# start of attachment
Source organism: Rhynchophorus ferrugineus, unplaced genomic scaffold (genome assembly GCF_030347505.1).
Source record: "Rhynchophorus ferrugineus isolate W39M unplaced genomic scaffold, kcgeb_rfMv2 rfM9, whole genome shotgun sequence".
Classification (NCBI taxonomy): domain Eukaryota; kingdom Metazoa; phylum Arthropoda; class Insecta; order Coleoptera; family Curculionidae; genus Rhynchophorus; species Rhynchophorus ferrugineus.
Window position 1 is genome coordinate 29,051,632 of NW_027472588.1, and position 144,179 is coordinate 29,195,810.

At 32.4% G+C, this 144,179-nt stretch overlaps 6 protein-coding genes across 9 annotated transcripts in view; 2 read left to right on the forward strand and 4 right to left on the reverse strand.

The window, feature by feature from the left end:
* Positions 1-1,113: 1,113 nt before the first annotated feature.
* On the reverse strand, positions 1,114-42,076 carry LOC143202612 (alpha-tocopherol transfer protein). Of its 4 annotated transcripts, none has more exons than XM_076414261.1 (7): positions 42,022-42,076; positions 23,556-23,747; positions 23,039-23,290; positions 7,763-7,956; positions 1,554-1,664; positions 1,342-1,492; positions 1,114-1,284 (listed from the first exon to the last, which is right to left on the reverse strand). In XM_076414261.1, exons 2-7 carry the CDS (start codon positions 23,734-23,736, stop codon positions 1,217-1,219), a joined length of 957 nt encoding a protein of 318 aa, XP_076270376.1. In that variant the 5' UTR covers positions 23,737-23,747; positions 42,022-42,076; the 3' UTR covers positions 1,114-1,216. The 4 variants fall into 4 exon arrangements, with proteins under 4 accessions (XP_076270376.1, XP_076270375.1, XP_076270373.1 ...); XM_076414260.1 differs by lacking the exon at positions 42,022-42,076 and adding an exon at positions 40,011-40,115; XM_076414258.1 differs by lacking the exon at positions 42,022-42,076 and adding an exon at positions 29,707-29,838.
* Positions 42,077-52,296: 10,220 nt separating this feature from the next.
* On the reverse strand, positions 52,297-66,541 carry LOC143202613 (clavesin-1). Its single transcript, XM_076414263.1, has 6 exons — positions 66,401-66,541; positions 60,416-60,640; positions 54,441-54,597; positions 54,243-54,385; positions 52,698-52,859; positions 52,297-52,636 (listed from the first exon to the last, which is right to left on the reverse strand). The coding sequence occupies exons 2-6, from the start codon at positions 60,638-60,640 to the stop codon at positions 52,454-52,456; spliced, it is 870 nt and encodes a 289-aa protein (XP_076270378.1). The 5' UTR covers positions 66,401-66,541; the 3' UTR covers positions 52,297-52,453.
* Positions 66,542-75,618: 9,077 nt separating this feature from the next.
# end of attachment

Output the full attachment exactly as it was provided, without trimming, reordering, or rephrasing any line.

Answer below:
Source organism: Rhynchophorus ferrugineus, unplaced genomic scaffold (genome assembly GCF_030347505.1).
Source record: "Rhynchophorus ferrugineus isolate W39M unplaced genomic scaffold, kcgeb_rfMv2 rfM9, whole genome shotgun sequence".
Classification (NCBI taxonomy): domain Eukaryota; kingdom Metazoa; phylum Arthropoda; class Insecta; order Coleoptera; family Curculionidae; genus Rhynchophorus; species Rhynchophorus ferrugineus.
Window position 1 is genome coordinate 29,051,632 of NW_027472588.1, and position 144,179 is coordinate 29,195,810.

At 32.4% G+C, this 144,179-nt stretch overlaps 6 protein-coding genes across 9 annotated transcripts in view; 2 read left to right on the forward strand and 4 right to left on the reverse strand.

The window, feature by feature from the left end:
* Positions 1-1,113: 1,113 nt before the first annotated feature.
* On the reverse strand, positions 1,114-42,076 carry LOC143202612 (alpha-tocopherol transfer protein). Of its 4 annotated transcripts, none has more exons than XM_076414261.1 (7): positions 42,022-42,076; positions 23,556-23,747; positions 23,039-23,290; positions 7,763-7,956; positions 1,554-1,664; positions 1,342-1,492; positions 1,114-1,284 (listed from the first exon to the last, which is right to left on the reverse strand). In XM_076414261.1, exons 2-7 carry the CDS (start codon positions 23,734-23,736, stop codon positions 1,217-1,219), a joined length of 957 nt encoding a protein of 318 aa, XP_076270376.1. In that variant the 5' UTR covers positions 23,737-23,747; positions 42,022-42,076; the 3' UTR covers positions 1,114-1,216. The 4 variants fall into 4 exon arrangements, with proteins under 4 accessions (XP_076270376.1, XP_076270375.1, XP_076270373.1 ...); XM_076414260.1 differs by lacking the exon at positions 42,022-42,076 and adding an exon at positions 40,011-40,115; XM_076414258.1 differs by lacking the exon at positions 42,022-42,076 and adding an exon at positions 29,707-29,838.
* Positions 42,077-52,296: 10,220 nt separating this feature from the next.
* On the reverse strand, positions 52,297-66,541 carry LOC143202613 (clavesin-1). Its single transcript, XM_076414263.1, has 6 exons — positions 66,401-66,541; positions 60,416-60,640; positions 54,441-54,597; positions 54,243-54,385; positions 52,698-52,859; positions 52,297-52,636 (listed from the first exon to the last, which is right to left on the reverse strand). The coding sequence occupies exons 2-6, from the start codon at positions 60,638-60,640 to the stop codon at positions 52,454-52,456; spliced, it is 870 nt and encodes a 289-aa protein (XP_076270378.1). The 5' UTR covers positions 66,401-66,541; the 3' UTR covers positions 52,297-52,453.
* Positions 66,542-75,618: 9,077 nt separating this feature from the next.